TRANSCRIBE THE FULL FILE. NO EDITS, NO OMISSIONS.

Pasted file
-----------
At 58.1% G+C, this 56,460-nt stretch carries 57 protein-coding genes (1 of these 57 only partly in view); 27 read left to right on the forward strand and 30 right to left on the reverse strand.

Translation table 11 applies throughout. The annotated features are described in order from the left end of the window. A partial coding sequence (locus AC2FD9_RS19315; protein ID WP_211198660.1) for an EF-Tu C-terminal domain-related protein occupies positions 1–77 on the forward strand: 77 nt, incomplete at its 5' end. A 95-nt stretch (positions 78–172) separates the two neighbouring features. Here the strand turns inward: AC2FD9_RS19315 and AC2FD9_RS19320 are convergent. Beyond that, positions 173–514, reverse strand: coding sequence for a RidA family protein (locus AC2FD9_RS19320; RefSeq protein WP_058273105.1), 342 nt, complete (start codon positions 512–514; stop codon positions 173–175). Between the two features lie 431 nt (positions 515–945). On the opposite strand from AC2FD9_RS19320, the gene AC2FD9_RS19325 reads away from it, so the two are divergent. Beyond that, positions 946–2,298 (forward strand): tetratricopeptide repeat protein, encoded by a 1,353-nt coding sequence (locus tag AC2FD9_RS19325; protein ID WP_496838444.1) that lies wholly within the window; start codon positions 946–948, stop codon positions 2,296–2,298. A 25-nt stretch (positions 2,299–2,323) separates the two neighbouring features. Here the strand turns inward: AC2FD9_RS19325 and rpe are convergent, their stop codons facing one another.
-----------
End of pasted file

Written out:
At 58.1% G+C, this 56,460-nt stretch carries 57 protein-coding genes (1 of these 57 only partly in view); 27 read left to right on the forward strand and 30 right to left on the reverse strand.

Translation table 11 applies throughout. The annotated features are described in order from the left end of the window. A partial coding sequence (locus AC2FD9_RS19315; protein ID WP_211198660.1) for an EF-Tu C-terminal domain-related protein occupies positions 1–77 on the forward strand: 77 nt, incomplete at its 5' end. A 95-nt stretch (positions 78–172) separates the two neighbouring features. Here the strand turns inward: AC2FD9_RS19315 and AC2FD9_RS19320 are convergent. Beyond that, positions 173–514, reverse strand: coding sequence for a RidA family protein (locus AC2FD9_RS19320; RefSeq protein WP_058273105.1), 342 nt, complete (start codon positions 512–514; stop codon positions 173–175). Between the two features lie 431 nt (positions 515–945). On the opposite strand from AC2FD9_RS19320, the gene AC2FD9_RS19325 reads away from it, so the two are divergent. Beyond that, positions 946–2,298 (forward strand): tetratricopeptide repeat protein, encoded by a 1,353-nt coding sequence (locus tag AC2FD9_RS19325; protein ID WP_496838444.1) that lies wholly within the window; start codon positions 946–948, stop codon positions 2,296–2,298. A 25-nt stretch (positions 2,299–2,323) separates the two neighbouring features. Here the strand turns inward: AC2FD9_RS19325 and rpe are convergent, their stop codons facing one another.